August 9, 2018 by  
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Shanxi province is China’s primary coal mining hub and a major industrial manufacturing region. The province is now planning to voluntarily curb production of its goods over the course of the next three winters in an effort to cut down on smog pollution and improve air quality. This is part of a 2018 to 2020 anti-pollution crackdown, which hopes to take proper measures in improving the environmental state and reputation of the world’s second-largest economy. Twenty-eight northern Chinese cities have been issued a draft guidance on pollution reduction during winter months, and four of these cities are in Shanxi. The province is home to about 36 million people, according to figures from the National Bureau of Statistics of China , as well as a thriving coal mining industry. Related: Reforestation in China heralds the return of rare animals Local authorities in China are hoping to back their promises to the national and international communities by stepping up actions to reduce pollution and start protecting the environment. “Each level of officials must make anti-pollution tasks a significant stance in their work,” the Shanxi government said in a statement. “Those who neglect their duties, forge monitoring data or fail the targets will be punished.” In addition to production restrictions, efforts will include cutting down coal consumption by relying more on natural gas for heating as well as replacing some of the region’s coal-fired power plants. Local officials seem to be taking the mandate very seriously. “Each city [in Shanxi] should set up plans on production restrictions in steel, construction materials, non-ferrous and chemicals by the end of September each year,” officials announced. The province is hoping to go beyond the 15 percent reduction in emissions — compared to levels recorded in 2015 — that has been mandated by the national government, setting its own goal of a 20 percent decrease in sulfur dioxide and nitrogen oxide emissions by 2020. Via Reuters Images via Kleineolive and Tim Quijano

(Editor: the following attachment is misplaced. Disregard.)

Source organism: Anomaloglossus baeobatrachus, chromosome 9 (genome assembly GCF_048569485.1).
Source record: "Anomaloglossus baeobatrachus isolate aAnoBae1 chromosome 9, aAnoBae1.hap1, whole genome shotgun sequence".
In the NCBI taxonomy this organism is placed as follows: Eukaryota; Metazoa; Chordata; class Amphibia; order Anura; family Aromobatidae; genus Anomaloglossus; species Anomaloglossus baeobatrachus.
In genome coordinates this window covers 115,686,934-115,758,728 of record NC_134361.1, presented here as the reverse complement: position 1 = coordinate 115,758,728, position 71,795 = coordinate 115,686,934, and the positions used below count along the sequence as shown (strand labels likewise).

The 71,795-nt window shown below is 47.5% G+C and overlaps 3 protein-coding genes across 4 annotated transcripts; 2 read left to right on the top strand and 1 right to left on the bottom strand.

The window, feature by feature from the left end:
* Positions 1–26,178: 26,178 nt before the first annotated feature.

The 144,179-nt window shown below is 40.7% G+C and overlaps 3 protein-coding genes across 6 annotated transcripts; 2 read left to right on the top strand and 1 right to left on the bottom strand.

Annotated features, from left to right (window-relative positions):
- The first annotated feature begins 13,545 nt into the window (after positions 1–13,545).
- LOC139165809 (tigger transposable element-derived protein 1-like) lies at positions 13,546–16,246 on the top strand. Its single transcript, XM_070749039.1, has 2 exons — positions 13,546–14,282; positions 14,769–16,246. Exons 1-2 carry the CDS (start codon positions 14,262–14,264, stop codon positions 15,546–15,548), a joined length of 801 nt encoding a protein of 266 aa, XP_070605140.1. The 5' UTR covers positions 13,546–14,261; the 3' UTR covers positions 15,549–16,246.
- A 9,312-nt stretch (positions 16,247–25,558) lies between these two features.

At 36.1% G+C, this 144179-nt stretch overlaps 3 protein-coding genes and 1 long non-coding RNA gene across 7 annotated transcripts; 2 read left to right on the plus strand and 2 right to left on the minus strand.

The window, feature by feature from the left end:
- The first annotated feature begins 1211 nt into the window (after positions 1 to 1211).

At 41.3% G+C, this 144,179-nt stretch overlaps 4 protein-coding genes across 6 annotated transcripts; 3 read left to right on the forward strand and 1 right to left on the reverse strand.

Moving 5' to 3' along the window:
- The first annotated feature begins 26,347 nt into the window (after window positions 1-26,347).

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BIG completes an energy-efficient sculptural skyscraper in Shenzhen

August 9, 2018 by